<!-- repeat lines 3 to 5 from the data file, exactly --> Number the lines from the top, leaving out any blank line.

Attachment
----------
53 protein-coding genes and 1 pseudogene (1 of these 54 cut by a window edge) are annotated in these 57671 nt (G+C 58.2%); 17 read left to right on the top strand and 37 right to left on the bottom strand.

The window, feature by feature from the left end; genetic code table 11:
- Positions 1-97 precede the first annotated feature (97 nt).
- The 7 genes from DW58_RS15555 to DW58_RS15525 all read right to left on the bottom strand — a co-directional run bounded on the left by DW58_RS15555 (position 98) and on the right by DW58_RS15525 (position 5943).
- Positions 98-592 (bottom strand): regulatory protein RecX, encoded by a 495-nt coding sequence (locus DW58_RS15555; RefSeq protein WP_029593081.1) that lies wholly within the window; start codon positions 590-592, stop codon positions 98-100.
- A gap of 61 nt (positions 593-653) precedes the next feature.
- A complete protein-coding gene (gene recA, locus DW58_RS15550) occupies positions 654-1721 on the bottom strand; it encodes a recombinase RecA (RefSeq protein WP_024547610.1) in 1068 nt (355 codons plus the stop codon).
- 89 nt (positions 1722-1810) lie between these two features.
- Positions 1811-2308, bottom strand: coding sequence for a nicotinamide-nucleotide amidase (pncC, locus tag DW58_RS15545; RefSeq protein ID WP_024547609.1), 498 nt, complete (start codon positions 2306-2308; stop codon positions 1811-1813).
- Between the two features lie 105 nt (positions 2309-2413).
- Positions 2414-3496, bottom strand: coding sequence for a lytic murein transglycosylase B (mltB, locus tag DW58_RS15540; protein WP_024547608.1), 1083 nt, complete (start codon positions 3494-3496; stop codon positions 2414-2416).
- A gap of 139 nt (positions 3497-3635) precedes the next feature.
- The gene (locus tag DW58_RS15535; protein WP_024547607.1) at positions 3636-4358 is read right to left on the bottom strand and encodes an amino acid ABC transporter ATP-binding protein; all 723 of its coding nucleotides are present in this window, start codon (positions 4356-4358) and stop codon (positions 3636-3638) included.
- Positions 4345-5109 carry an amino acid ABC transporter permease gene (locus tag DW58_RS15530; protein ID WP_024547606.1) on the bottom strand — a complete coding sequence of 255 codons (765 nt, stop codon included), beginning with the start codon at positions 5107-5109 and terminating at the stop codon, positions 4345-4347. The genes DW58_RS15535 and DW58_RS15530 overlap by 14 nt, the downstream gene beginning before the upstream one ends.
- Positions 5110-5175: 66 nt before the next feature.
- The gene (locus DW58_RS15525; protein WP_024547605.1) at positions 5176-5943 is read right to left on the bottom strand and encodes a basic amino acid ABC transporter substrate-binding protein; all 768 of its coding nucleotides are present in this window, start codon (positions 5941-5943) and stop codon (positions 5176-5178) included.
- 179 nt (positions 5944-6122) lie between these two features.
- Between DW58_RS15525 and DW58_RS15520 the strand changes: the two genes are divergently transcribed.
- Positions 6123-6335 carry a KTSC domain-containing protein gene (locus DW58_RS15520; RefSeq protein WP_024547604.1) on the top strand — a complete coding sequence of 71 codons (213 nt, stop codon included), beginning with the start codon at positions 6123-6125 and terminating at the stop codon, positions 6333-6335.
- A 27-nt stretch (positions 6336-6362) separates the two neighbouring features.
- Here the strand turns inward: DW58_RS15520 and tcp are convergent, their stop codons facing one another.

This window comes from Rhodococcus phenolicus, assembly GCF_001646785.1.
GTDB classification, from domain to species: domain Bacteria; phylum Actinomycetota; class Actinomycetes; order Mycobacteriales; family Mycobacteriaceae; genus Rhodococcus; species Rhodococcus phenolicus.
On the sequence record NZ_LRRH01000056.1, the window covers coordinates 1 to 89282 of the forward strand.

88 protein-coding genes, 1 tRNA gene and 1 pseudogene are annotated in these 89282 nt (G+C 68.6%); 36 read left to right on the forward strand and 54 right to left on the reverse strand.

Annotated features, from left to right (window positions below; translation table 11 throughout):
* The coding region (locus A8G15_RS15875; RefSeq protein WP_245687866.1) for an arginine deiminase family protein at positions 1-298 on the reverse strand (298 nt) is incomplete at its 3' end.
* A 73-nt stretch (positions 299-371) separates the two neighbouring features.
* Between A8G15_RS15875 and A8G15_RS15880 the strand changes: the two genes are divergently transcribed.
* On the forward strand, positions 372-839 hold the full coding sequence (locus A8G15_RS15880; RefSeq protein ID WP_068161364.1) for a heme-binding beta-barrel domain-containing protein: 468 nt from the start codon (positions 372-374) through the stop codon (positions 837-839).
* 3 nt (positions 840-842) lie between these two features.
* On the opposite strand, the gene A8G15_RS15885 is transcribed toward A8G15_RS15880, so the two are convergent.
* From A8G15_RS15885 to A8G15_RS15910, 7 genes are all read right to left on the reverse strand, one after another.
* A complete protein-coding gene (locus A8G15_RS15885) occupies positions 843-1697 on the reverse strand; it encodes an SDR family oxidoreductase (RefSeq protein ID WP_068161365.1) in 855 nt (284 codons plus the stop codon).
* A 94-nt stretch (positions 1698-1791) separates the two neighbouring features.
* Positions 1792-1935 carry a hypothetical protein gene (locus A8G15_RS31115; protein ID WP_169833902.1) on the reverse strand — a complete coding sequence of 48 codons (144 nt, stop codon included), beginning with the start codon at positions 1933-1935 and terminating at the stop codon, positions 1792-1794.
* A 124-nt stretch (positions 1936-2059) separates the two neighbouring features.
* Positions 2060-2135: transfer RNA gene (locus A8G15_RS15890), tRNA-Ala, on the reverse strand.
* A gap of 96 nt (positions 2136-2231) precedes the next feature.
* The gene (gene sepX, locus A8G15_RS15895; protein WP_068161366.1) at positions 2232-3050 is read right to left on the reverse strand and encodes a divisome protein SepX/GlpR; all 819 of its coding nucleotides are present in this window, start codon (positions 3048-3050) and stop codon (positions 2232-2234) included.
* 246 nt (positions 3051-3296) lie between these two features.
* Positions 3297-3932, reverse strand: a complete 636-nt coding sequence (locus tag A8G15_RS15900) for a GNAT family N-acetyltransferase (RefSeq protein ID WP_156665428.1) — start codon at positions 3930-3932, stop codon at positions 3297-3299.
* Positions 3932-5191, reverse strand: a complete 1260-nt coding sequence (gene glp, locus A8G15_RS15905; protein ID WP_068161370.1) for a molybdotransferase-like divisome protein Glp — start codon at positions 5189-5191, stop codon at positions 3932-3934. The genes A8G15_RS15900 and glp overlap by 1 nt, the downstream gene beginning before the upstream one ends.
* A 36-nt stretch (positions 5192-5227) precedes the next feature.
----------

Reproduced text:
- Positions 1-97 precede the first annotated feature (97 nt).
- The 7 genes from DW58_RS15555 to DW58_RS15525 all read right to left on the bottom strand — a co-directional run bounded on the left by DW58_RS15555 (position 98) and on the right by DW58_RS15525 (position 5943).
- Positions 98-592 (bottom strand): regulatory protein RecX, encoded by a 495-nt coding sequence (locus DW58_RS15555; RefSeq protein WP_029593081.1) that lies wholly within the window; start codon positions 590-592, stop codon positions 98-100.